|Número de publicación||US3982698 A|
|Tipo de publicación||Concesión|
|Número de solicitud||US 05/653,448|
|Fecha de publicación||28 Sep 1976|
|Fecha de presentación||29 Ene 1976|
|Fecha de prioridad||29 Ene 1976|
|Número de publicación||05653448, 653448, US 3982698 A, US 3982698A, US-A-3982698, US3982698 A, US3982698A|
|Inventores||Arthur A. Anderson|
|Cesionario original||Specialty Manufacturing Company|
|Exportar cita||BiBTeX, EndNote, RefMan|
|Citas de patentes (8), Citada por (92), Clasificaciones (5)|
|Enlaces externos: USPTO, Cesión de USPTO, Espacenet|
1. Field of the Invention
This invention relates generally to high pressure sprayers and, more specifically, to high pressure sprayers having multiple nozzles and an indexing assembly which allows the operator to select the appropriate nozzle without shutting off the high pressure fluid to the sprayer.
2. Description of the Prior Art.
The concept of sprayers with plural indexable nozzles are well known as indicated by the Piggott U.S. Pat. No. 3,516,611 and the Bruggeman U.S. Pat. No. 3,377,028. However, these prior art sprayers have serious shortcomings which makes them difficult to use, and in some cases, hazardous to use. One of the problems with prior art high pressure indexable sprayers is that for the operator to index, i.e., select a particular nozzle, the high pressure fluid must be shut off before indexing. If the high pressure fluid is not shut off, the seals within the sprayer will be ruined during the indexing.
The cause of the indexing problem with high pressure fluid is that the high pressure fluid acting on one side of the seal, partially displaces the seal from its required total confinement for indexing. Consequently, indexing results in a pinching, cutting or total destruction of the seal as the nozzle is indexed, i.e., rotated within the sprayer head. To avoid this problem, most commercial high pressure sprayers carry warnings such as "index with pressure off". Even so, indexing under pressure, whether intentional or accidental, is the most common cause of seal failure in indexing sprayers. Not only is seal destruction a problem but the destructive force of a high pressure fluid stream which may be under pressures as high as 1000 psi., can be hazardous to an operator should the operator accidently come in contact with the high pressure stream of fluid. Consequently, some indexing sprayers have provided bleed ports so that in the event of seal failure, high pressure fluid is directed away from the operator.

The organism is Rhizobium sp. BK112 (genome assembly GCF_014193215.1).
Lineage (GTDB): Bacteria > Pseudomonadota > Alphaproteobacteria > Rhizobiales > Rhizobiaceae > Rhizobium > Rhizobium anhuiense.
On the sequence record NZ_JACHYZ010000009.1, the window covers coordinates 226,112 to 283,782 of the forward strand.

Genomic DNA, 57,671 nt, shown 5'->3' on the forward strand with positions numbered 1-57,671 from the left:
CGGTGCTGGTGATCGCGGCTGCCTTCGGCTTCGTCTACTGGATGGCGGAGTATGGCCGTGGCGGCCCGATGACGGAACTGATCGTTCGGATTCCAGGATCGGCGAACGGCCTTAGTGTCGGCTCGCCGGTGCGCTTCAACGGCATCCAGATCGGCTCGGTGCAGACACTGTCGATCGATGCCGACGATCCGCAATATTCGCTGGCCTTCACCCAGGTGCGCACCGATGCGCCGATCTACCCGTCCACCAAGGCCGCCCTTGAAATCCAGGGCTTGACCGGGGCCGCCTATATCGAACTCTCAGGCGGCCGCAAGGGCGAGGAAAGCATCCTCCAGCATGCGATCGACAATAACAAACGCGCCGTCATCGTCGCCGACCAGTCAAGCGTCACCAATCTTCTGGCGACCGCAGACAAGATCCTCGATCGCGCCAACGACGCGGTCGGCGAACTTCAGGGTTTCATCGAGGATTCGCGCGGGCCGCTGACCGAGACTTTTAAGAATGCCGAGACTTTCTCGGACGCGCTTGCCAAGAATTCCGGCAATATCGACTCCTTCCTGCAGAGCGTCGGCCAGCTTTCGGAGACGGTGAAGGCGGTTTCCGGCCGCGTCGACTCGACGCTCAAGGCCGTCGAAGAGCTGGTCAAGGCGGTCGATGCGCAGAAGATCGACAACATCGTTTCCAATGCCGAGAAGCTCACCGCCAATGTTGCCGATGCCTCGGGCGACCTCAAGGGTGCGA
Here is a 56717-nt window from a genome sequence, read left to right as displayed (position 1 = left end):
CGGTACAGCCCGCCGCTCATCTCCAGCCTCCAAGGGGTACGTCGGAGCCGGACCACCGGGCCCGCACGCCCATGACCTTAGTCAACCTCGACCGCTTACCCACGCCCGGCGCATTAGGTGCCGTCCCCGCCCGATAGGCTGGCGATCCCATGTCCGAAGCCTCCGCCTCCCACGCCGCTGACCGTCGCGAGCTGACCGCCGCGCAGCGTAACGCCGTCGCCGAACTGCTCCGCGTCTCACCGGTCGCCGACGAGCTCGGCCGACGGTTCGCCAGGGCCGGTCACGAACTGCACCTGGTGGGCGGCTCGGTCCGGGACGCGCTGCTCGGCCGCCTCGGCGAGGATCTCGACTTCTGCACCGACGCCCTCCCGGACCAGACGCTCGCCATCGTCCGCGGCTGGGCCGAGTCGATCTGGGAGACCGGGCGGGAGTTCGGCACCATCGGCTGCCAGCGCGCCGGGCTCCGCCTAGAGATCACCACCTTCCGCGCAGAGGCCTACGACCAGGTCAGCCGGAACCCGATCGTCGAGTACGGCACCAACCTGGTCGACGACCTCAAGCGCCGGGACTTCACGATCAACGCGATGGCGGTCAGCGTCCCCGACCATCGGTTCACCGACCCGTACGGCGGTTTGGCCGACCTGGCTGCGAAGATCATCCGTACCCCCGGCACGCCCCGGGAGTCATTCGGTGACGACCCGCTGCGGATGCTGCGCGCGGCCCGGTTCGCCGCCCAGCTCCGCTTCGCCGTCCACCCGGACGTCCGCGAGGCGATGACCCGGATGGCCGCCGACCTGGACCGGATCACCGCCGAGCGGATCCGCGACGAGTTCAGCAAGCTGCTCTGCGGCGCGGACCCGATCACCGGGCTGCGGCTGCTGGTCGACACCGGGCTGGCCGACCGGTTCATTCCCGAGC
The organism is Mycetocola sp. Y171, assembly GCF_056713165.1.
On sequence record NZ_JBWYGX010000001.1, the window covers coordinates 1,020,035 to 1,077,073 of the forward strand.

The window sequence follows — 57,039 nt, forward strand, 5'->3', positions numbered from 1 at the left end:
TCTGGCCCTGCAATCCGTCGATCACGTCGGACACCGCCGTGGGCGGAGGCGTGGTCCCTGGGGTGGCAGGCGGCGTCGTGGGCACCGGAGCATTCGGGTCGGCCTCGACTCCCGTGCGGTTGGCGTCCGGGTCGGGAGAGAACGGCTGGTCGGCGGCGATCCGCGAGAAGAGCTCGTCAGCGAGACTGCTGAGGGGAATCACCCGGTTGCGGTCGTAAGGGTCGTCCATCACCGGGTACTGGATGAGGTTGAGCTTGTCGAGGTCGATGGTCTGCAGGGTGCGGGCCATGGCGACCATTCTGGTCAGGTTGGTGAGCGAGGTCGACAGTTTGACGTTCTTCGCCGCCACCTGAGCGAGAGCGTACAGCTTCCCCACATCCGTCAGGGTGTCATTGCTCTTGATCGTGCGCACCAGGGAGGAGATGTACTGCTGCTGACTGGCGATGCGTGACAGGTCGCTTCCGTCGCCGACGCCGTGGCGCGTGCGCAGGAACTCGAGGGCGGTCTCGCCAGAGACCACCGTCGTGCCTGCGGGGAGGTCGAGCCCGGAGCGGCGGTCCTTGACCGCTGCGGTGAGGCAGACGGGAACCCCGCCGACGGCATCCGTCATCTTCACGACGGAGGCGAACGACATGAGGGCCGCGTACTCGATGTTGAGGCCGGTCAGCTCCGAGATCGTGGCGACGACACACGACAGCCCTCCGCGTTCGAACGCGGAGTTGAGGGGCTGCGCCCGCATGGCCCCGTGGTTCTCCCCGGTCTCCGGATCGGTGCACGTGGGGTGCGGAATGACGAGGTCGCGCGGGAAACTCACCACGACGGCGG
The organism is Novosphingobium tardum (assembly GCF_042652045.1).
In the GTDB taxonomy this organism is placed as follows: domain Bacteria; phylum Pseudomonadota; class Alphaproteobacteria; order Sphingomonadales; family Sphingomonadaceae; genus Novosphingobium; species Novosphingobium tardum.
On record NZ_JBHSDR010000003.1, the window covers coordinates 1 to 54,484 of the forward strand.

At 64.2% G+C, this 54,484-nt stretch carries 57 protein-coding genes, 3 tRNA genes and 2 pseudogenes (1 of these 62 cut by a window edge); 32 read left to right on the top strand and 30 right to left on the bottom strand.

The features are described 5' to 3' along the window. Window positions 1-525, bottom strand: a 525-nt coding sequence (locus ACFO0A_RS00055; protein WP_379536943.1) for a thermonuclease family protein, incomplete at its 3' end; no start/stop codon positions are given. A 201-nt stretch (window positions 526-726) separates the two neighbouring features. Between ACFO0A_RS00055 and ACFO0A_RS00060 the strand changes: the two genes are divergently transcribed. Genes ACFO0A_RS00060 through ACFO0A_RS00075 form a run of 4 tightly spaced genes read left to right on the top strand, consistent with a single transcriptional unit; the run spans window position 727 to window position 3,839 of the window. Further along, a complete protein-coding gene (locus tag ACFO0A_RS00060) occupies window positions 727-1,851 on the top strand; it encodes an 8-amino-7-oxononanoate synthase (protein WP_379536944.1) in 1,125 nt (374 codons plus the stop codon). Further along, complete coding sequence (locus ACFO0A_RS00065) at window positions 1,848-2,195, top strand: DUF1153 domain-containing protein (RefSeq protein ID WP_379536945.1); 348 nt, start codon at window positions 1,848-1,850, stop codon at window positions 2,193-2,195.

The present invention provides a solution to the above problem by providing an indexable sprayer which can be safely indexed even though under high fluid pressures, without fear of the sprayer seals being damaged by indexing while under high fluid pressure. The present sprayer is also small and compact making it convenient to use.
In the present invention, two nozzles each having a seal therearound, are located on the end face of a cup-shaped circular head which is rotatably mounted and held on the body of the sprayer by a threaded cap. A fluid passage for supplying high pressure fluid is located in line with the set of nozzles. A further seal comprising a O ring and a pair of thrust washers is located around the body of the sprayer and between a ridge on the body of the sprayer and the back of the threaded cap. The thrust washers allow rotation of the head and threaded cap with respect to the sprayer body while the O ring seals the high pressure fluid within the sprayer. The set of resilient seals which are located concentrically around the inlet of each of the nozzles have high pressure fluid on both sides of the seals so that the seals are not under fluid pressure which would force the seal out of its groove.
One of the novel features of the present invention is a multiple indexing nozzle for use in high pressure systems in which the pressures are equalized on both sides of the seals of the nozzles so that anyone of a plurality of nozzles can be selected without damaging or destroying the seals within the nozzle.
FIG. 1 is a side view of an assembled nozzle;
FIG. 2 is a partially disassembled nozzle;
FIG. 3 is a further disassembled nozzle;
FIG. 4 shows the main body of the nozzle and the head;
FIG. 5 is an end view of the body showing FIG. 4;
FIG. 6 is an opposite end view of the body shown in FIG. 4;
FIG. 7 is an interior end view of the cap;
FIG. 8 is an exterior end view of the cap;
FIG. 9 is a cross sectional view of one of the nozzles, and
FIG. 10 is a sectional view of the sprayer showing the path of the high pressure fluid.
Referring to FIG. 1, reference numeral 10 shows my assembled, indexable sprayer which comprises a main body 13, a threaded cap 12 and an indexable head 11. Reference to FIGS. 1 through 4 will reveal the other portions of the sprayer in more detail.
A pair of thrust washers 14 and 15 and a stop 16 are located around body 13. Stop 16 can be seen in FIG. 2 and has a pair of ears 18 which project through a corresponding pair of openings 19 in a ridge 20 which is located around body 13. A reference to the end view of FIG. 5 shows the pair of openings 19 in ridge 20 are located on opposite sides of body 13.